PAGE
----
The California Dungeness crab fishery opened Dec. 23 after more than a month of delay, but no gear has been set and no crab have been offloaded.
The fleet remains tied up and in port, striking against low prices offered by seafood buyers. Holding out over a low price is nothing new for the San Francisco-area fleet, but this strike covers most of the West Coast, from Newport, Oregon to all of California.
Dungeness crab fishermen out of Bodega Bay, San Francisco, Half Moon Bay and Monterey Bay have also agreed to something new – an “organized start,” says John Barnett, commercial fisherman and president of the San Francisco Crab Boat Owners Association. Once a price has been settled, or a large port breaks and starts fishing, San Francisco Bay area crabbers will agree to a date to set gear and enact a 48-hour soak period to ensure all fishermen will have their gear set before starting to haul.
The nonbinding agreement seeks to prevent a “shotgun start” where fishermen make a mad dash to set gear and start hauling regardless of tides, weather or swell. A shotgun start would also give a significant advantage to larger boats that can carry more gear and handle higher seas.
“This is not legally binding – it could all fall apart,” Barnett says. “We wanted to try to create some organization and this is the first time we’ve done anything like this, so I really hope it works.”
The San Francisco area ports have taken the lead in organizing both the strike and the organized start, but most Monterey Bay fishermen aren’t breaking ranks, keeping their boats tied up until a price can be agreed to.
“There is more unity this year which is good,” says Scott Rouhier, who fishes out of Moss Landing. “It can get frustrating because I haven’t made any money since the salmon season, but we need to stick together more than usual.”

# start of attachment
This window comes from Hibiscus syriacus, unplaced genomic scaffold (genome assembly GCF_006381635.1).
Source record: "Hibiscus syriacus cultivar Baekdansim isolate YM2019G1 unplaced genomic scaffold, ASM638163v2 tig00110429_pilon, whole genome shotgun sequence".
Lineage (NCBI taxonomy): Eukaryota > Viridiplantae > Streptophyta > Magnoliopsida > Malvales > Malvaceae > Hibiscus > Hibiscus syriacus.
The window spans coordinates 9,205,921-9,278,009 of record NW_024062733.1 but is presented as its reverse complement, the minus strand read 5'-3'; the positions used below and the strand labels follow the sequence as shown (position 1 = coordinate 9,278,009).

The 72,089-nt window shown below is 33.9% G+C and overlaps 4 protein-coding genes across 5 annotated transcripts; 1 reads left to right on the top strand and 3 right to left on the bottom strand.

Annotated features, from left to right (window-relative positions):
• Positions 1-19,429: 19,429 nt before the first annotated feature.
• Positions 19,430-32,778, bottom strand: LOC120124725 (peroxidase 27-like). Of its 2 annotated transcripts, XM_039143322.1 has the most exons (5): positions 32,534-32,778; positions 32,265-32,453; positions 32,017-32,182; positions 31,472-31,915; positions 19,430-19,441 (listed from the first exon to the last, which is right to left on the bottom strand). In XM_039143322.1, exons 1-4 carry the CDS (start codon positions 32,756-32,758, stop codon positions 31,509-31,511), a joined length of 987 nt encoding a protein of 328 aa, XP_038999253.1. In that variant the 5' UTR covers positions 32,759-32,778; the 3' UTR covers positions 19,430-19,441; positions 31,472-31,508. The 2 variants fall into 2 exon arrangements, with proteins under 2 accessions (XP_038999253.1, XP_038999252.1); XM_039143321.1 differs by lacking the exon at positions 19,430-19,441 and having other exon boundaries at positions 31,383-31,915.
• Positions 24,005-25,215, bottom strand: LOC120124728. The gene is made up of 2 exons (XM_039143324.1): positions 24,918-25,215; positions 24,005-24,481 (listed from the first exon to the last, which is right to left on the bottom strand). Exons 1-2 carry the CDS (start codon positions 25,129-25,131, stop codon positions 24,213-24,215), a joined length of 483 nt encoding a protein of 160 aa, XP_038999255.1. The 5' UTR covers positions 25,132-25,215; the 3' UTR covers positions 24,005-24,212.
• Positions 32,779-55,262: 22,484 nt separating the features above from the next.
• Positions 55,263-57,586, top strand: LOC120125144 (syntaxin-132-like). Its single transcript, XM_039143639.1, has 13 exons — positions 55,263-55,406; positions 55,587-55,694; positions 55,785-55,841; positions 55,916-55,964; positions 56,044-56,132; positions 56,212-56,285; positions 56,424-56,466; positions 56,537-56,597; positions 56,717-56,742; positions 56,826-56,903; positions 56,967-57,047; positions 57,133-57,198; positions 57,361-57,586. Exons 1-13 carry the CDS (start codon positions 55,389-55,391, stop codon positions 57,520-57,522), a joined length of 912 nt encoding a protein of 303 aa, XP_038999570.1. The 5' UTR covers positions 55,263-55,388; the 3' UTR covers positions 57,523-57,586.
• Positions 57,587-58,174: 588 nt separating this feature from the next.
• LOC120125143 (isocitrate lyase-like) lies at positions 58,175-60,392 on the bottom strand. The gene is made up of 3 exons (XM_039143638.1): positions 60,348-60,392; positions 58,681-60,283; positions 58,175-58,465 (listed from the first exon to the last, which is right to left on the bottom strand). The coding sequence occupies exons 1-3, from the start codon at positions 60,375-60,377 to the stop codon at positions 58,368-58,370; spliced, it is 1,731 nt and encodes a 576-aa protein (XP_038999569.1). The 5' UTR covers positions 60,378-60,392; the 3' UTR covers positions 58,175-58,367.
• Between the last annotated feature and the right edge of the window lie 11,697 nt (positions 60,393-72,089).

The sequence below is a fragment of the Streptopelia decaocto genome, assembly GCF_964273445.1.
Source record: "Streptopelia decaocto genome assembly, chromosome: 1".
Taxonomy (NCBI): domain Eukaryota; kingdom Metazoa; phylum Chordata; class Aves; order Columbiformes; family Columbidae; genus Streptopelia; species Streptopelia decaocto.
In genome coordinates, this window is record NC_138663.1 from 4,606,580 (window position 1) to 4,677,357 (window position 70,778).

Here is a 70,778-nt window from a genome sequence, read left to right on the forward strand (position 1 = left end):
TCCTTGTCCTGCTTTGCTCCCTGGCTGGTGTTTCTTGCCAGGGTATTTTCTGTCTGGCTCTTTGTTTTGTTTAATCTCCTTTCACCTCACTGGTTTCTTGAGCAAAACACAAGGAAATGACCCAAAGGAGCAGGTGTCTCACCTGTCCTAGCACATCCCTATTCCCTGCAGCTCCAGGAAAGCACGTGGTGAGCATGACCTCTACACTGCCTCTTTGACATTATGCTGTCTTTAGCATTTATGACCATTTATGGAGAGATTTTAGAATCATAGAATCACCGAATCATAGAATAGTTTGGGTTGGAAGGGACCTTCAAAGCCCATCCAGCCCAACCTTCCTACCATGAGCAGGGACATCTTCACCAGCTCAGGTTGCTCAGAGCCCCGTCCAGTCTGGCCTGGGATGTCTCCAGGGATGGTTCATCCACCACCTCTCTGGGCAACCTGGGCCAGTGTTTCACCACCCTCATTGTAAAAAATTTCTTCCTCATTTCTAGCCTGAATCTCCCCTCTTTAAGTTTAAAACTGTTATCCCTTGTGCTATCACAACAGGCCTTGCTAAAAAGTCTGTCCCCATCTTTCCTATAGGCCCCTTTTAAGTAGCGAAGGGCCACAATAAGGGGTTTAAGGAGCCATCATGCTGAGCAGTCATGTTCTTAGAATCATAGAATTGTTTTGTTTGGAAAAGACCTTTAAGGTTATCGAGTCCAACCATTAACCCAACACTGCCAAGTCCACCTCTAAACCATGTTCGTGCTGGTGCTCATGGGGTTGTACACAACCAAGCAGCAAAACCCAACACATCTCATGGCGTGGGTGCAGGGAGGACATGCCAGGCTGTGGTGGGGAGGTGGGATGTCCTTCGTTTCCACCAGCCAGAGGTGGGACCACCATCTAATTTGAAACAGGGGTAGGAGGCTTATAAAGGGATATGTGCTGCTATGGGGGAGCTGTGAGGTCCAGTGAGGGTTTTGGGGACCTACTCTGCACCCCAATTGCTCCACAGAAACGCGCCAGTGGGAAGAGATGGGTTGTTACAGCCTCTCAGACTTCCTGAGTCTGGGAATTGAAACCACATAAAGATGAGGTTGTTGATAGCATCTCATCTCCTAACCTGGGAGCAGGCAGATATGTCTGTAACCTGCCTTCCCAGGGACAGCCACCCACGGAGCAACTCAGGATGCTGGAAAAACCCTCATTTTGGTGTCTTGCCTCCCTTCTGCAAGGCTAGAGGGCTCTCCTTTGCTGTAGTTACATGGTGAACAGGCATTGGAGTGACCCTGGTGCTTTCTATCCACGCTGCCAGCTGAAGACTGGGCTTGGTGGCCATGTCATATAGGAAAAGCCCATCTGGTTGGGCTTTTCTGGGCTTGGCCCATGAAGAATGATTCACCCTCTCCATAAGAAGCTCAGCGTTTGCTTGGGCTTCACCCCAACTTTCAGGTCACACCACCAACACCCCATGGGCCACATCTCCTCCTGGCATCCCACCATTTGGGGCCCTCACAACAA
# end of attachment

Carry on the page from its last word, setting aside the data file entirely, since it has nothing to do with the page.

The strike over the price of crab comes after the start of the season – originally slated for Nov. 15 – was delayed twice because of a high number of humpback whales off the coast. Under new regulations called the Risk Assessment and Mitigation Program (RAMP), which are meant to mitigate the possibility of migrating whales getting entangled in crab gear, a delayed start or a closure can be triggered when more than 20 migrating whales are found to be in a given district.
Under the new rules, an entanglement could potentially shut down the fishery.
By mid-December the humpback whales lingering off the California coast migrated south, and Fish and Wildlife opened the fishery for the entirety of the coast Dec. 23. But neither the price nor the timing worked for California crabbers, Barnett says.
Sherry Flumerfelt, executive director of the Monterey Bay Fisheries Trust, hopes the public understands the meaning of the strike, and opts to stand in unity with the fishermen and wait for the local season to open rather than buying frozen, imported crab.
“This is normally the most lucrative time of the year for them, but they’ve been sitting and waiting and waiting,” she says. “I think it’s important we wait with them and support them. They’re doing this for safety reasons, and so they can survive.
“Let’s hold off on buying imported frozen crab and wait for the fresh, sweet, local Dungeness crab,” she says.
Fishermen are asking for a base price of $3.30 a pound, on par with the price at the same time last year, Barnett says, while the largest buyers are offering around $2.50. The low price combined with an anticipated meager Dungeness crab harvest this year have given fishermen more resolve to strike for a better price. It remains to be seen how long crabbers will hold out and how much buyers will budge on the price, but when it is time to set gear, they’ll prioritize safety over speed.
“This is the first time I’ve seen Monterey Bay talking to other ports and coordinating like this. We’re all in it together,” says David Toriumi, who has fished out of Santa Cruz for a decade. “We can’t be going backwards on price. The consensus is it’s time to put our foot down and demand a price that works for us.”